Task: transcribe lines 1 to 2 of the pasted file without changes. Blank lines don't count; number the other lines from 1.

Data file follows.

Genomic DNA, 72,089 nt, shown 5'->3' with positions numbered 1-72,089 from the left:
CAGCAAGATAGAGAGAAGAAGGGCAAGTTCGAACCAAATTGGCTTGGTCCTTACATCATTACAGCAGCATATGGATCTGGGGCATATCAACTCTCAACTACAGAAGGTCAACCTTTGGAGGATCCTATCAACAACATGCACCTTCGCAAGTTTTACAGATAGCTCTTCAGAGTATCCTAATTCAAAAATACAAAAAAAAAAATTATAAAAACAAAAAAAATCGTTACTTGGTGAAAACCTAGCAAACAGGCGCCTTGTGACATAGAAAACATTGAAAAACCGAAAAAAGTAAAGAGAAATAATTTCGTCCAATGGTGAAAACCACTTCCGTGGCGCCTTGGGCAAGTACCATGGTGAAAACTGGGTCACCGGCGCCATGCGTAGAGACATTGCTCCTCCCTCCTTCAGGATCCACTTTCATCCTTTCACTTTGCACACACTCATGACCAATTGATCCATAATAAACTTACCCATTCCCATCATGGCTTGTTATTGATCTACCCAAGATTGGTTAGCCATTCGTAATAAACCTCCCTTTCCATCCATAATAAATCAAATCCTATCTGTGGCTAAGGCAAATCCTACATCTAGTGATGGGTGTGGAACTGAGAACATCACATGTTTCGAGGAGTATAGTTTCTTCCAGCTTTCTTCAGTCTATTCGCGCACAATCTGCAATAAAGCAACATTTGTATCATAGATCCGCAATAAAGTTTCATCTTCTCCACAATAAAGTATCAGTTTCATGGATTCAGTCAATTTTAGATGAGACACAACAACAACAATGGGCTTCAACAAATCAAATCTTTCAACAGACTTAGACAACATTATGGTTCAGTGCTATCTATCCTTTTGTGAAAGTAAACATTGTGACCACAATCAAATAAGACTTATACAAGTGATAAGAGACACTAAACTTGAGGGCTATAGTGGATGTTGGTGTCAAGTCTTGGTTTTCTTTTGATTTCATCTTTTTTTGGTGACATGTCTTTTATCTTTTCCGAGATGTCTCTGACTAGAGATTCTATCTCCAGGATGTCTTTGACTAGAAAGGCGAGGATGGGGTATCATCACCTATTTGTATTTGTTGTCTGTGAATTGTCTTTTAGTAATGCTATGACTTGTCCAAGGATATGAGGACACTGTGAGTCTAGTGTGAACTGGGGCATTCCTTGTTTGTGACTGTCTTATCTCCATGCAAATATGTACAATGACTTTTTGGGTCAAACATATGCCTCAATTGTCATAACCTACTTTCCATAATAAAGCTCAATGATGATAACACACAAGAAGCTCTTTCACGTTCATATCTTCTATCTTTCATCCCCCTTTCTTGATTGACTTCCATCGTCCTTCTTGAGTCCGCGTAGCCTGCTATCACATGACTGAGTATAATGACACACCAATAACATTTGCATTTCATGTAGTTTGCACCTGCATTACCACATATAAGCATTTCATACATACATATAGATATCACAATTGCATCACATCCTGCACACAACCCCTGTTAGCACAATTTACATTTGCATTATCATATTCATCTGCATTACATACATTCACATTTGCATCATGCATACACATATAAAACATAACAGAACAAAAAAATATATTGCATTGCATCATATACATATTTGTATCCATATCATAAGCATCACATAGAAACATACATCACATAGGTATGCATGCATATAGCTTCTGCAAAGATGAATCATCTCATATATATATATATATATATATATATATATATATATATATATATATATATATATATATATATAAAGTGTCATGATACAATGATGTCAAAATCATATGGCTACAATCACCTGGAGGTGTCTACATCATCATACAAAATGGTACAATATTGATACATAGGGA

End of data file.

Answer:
Genomic DNA, 72,089 nt, shown 5'->3' with positions numbered 1-72,089 from the left:
CAGCAAGATAGAGAGAAGAAGGGCAAGTTCGAACCAAATTGGCTTGGTCCTTACATCATTACAGCAGCATATGGATCTGGGGCATATCAACTCTCAACTACAGAAGGTCAACCTTTGGAGGATCCTATCAACAACATGCACCTTCGCAAGTTTTACAGATAGCTCTTCAGAGTATCCTAATTCAAAAATACAAAAAAAAAAATTATAAAAACAAAAAAAATCGTTACTTGGTGAAAACCTAGCAAACAGGCGCCTTGTGACATAGAAAACATTGAAAAACCGAAAAAAGTAAAGAGAAATAATTTCGTCCAATGGTGAAAACCACTTCCGTGGCGCCTTGGGCAAGTACCATGGTGAAAACTGGGTCACCGGCGCCATGCGTAGAGACATTGCTCCTCCCTCCTTCAGGATCCACTTTCATCCTTTCACTTTGCACACACTCATGACCAATTGATCCATAATAAACTTACCCATTCCCATCATGGCTTGTTATTGATCTACCCAAGATTGGTTAGCCATTCGTAATAAACCTCCCTTTCCATCCATAATAAATCAAATCCTATCTGTGGCTAAGGCAAATCCTACATCTAGTGATGGGTGTGGAACTGAGAACATCACATGTTTCGAGGAGTATAGTTTCTTCCAGCTTTCTTCAGTCTATTCGCGCACAATCTGCAATAAAGCAACATTTGTATCATAGATCCGCAATAAAGTTTCATCTTCTCCACAATAAAGTATCAGTTTCATGGATTCAGTCAATTTTAGATGAGACACAACAACAACAATGGGCTTCAACAAATCAAATCTTTCAACAGACTTAGACAACATTATGGTTCAGTGCTATCTATCCTTTTGTGAAAGTAAACATTGTGACCACAATCAAATAAGACTTATACAAGTGATAAGAGACACTAAACTTGAGGGCTATAGTGGATGTTGGTGTCAAGTCTTGGTTTTCTTTTGATTTCATCTTTTTTTGGTGACATGTCTTTTATCTTTTCCGAGATGTCTCTGACTAGAGATTCTATCTCCAGGATGTCTTTGACTAGAAAGGCGAGGATGGGGTATCATCACCTATTTGTATTTGTTGTCTGTGAATTGTCTTTTAGTAATGCTATGACTTGTCCAAGGATATGAGGACACTGTGAGTCTAGTGTGAACTGGGGCATTCCTTGTTTGTGACTGTCTTATCTCCATGCAAATATGTACAATGACTTTTTGGGTCAAACATATGCCTCAATTGTCATAACCTACTTTCCATAATAAAGCTCAATGATGATAACACACAAGAAGCTCTTTCACGTTCATATCTTCTATCTTTCATCCCCCTTTCTTGATTGACTTCCATCGTCCTTCTTGAGTCCGCGTAGCCTGCTATCACATGACTGAGTATAATGACACACCAATAACATTTGCATTTCATGTAGTTTGCACCTGCATTACCACATATAAGCATTTCATACATACATATAGATATCACAATTGCATCACATCCTGCACACAACCCCTGTTAGCACAATTTACATTTGCATTATCATATTCATCTGCATTACATACATTCACATTTGCATCATGCATACACATATAAAACATAACAGAACAAAAAAATATATTGCATTGCATCATATACATATTTGTATCCATATCATAAGCATCACATAGAAACATACATCACATAGGTATGCATGCATATAGCTTCTGCAAAGATGAATCATCTCATATATATATATATATATATATATATATATATATATATATATATATATATATATATATATATAAAGTGTCATGATACAATGATGTCAAAATCATATGGCTACAATCACCTGGAGGTGTCTACATCATCATACAAAATGGTACAATATTGATACATAGGGA